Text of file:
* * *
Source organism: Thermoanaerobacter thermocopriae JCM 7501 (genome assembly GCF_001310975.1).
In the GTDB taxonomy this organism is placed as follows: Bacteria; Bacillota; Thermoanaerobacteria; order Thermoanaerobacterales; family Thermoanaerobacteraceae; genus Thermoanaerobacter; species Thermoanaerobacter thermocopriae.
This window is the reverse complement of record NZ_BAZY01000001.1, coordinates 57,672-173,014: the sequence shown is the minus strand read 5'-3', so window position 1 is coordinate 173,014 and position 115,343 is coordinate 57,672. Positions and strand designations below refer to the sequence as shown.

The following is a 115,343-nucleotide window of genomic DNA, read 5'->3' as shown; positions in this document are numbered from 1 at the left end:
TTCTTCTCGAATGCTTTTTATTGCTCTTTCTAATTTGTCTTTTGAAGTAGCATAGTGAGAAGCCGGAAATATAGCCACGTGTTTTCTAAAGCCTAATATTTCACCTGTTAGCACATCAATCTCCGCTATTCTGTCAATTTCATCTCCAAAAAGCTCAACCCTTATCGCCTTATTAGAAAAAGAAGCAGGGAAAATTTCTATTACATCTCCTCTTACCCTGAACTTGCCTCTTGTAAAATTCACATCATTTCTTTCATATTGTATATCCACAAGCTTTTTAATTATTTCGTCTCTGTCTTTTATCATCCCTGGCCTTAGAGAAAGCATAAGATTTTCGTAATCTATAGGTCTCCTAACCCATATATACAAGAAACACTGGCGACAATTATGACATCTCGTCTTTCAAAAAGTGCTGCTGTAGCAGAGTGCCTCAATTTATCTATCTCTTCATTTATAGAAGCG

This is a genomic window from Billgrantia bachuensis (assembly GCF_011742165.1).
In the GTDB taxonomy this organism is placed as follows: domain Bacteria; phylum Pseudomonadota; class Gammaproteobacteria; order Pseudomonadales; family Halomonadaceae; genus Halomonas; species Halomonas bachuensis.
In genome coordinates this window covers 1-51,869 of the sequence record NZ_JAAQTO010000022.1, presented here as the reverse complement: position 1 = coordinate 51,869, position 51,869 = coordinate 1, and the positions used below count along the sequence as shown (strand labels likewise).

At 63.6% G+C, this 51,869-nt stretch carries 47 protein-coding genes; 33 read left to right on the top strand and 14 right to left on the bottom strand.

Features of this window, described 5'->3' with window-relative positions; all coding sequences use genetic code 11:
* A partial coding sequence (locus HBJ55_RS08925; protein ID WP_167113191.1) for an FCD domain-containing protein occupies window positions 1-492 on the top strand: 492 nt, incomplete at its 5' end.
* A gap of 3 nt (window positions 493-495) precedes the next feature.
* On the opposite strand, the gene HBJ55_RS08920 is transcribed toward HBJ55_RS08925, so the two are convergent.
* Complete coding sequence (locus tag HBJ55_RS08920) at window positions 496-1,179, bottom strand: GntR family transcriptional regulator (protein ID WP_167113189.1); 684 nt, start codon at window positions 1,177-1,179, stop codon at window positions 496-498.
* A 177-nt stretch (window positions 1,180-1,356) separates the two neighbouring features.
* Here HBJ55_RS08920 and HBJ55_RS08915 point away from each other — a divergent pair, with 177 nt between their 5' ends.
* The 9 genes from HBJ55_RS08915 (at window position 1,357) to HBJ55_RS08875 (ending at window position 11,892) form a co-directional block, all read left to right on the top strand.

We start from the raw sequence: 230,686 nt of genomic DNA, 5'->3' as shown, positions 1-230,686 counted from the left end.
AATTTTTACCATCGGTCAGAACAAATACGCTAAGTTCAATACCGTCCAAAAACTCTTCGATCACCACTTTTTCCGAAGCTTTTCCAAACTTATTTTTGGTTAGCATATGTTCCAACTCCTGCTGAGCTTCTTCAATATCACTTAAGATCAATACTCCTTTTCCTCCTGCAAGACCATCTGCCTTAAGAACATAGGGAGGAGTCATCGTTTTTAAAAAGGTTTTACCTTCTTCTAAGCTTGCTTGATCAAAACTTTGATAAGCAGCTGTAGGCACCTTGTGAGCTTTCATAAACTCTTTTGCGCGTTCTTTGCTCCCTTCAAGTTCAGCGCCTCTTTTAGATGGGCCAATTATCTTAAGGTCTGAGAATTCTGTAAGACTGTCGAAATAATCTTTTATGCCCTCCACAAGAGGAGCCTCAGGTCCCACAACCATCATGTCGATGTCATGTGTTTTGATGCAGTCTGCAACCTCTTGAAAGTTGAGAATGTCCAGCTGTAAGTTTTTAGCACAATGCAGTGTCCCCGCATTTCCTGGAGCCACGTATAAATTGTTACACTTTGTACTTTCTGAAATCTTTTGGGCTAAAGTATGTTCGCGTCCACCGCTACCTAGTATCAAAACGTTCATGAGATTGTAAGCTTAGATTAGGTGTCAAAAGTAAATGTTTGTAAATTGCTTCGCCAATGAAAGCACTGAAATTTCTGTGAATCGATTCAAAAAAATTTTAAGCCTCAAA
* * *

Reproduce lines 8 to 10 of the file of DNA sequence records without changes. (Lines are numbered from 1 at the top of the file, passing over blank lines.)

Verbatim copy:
In genome coordinates this window covers 1-51,869 of the sequence record NZ_JAAQTO010000022.1, presented here as the reverse complement: position 1 = coordinate 51,869, position 51,869 = coordinate 1, and the positions used below count along the sequence as shown (strand labels likewise).

At 63.6% G+C, this 51,869-nt stretch carries 47 protein-coding genes; 33 read left to right on the top strand and 14 right to left on the bottom strand.

Features of this window, described 5'->3' with window-relative positions; all coding sequences use genetic code 11: